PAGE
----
Materiel Solutions Analysis (MSA) Phase

Develop Acquisition Strategy

The acquisition strategy articulates the overarching program structure and approach for achieving the program’s intended outcome. It ensures a comprehensive approach to effectively manage the program, not simply comply with the many policies and laws.


Steps to Develop the Acquisition Strategy

The PMO prepares the strategy during the MSA Phase, with greater definition required before the program can proceed into the Technology Maturation and Risk Reduction (TMRR) phase. The strategy outlines the capabilities required, the acquisition approach, program schedules, tailoring, risk management, business/contracting strategy, sustainment strategy, cost estimates, funding, organizational structure and manning, and other statutory and regulatory required information.

“A successful Acquisition Strategy becomes a story about the program—its people, goals, and pathways. Like a good story, it needs to be centered on a common theme that holds it together. The best way to make this theme consistent is to recognize that while it takes a team to write the Acquisition Strategy, in the end, the PM is the story teller; the better the strategy tells the story, the easier it is understood.” – John Mueller

One of the core tenets of Agile software development is the prioritization of working software over comprehensive documentation. While policy and law require an extensive amount of information from DoD acquisition programs, DoD also has generated ample guidance to tailor the documentation to the aspects of the program. Most laws dictate the information required at a high level, while policies, guides, and templates offer varying levels of detail about information required. Defense acquisition executives continue to work with Congress and across DoD to remove low-value documentation and streamline or tailor documentation processes wherever possible.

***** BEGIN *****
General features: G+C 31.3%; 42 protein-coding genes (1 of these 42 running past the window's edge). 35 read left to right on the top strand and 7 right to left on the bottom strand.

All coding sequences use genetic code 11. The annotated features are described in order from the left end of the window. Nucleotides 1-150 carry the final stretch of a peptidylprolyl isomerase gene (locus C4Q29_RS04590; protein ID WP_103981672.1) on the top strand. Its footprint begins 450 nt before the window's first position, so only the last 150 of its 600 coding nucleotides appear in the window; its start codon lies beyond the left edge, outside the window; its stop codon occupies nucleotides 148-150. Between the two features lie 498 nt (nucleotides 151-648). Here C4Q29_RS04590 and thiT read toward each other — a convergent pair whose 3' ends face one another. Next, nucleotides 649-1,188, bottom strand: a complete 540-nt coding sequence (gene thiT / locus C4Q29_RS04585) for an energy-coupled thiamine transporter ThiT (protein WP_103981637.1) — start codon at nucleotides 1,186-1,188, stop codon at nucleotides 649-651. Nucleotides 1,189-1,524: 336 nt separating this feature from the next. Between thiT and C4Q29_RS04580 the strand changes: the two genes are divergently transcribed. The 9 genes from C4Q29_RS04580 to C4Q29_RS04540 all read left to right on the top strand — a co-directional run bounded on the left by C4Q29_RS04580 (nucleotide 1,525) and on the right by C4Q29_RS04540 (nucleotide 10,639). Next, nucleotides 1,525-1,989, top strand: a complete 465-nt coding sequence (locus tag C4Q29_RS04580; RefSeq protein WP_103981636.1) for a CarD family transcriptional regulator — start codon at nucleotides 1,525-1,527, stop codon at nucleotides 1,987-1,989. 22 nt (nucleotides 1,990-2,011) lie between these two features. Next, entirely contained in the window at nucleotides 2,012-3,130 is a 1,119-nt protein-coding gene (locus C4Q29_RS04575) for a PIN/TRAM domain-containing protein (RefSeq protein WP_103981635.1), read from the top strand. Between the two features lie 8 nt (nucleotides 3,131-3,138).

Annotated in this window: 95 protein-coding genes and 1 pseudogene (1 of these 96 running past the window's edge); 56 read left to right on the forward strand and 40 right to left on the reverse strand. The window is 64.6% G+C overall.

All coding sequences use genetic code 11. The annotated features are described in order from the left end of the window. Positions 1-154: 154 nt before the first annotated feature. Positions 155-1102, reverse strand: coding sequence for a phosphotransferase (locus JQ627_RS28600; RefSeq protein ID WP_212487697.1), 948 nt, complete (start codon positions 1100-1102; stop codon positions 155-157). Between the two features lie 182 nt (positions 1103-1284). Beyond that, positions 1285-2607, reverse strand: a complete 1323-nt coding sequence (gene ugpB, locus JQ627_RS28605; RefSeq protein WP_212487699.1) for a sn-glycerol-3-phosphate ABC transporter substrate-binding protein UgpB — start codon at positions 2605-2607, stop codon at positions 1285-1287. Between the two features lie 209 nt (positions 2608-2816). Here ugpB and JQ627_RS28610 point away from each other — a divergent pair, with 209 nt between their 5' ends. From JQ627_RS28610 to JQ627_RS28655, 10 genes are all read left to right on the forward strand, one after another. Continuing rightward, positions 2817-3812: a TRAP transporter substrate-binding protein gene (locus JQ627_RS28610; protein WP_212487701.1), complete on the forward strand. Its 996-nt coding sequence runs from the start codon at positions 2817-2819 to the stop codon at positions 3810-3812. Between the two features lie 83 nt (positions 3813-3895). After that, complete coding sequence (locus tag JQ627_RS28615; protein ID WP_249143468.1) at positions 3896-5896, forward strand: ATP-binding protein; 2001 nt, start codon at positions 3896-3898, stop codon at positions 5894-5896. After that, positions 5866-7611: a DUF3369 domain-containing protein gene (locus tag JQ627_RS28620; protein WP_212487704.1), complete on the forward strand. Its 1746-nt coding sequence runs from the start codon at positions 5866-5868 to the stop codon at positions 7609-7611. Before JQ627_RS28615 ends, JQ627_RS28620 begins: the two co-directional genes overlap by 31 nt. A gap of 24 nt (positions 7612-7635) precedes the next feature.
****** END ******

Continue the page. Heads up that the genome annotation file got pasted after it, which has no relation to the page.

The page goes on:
At this stage, the acquisition strategy focuses primarily on the notional program structure and schedule, requirements management, core systems engineering processes, and ways to build a more mature technical baseline, prototype capabilities, develop a preliminary and affordable design, and foster competition. The strategy should integrate Agile tenets and methodologies as outlined in this model to include how functional processes are tailored to support smaller, frequent releases; an integrated, empowered government-contractor Agile team and culture; and how the program plans to regularly deliver capabilities to the users and react to changes.

Programs can structure their documents in various ways and should discuss their proposed approach early in the process with their chain of command. The size, complexity, urgency of need, ACAT level, and MDA will be key factors in shaping the document structure. Listed below are three approaches.

  • Few major documents – Merge most information required into 3–5 major documents (e.g., acquisition and sustainment strategy, cost estimate/analysis, systems engineering and test). This approach limits the amount of documentation coordination needed and can help set expectations for a constrained amount of content. As the amount of information increases, so does the amount of coordination and number of oversight organizations.
  • More, smaller documents – Structure information via standard acquisition document templates, each with its established reviewers. This requires coordination of more documents but avoids approval delays that could result if one flawed document prevents approval of significant unrelated documents. The documents can then be built out in further details for subsequent milestones.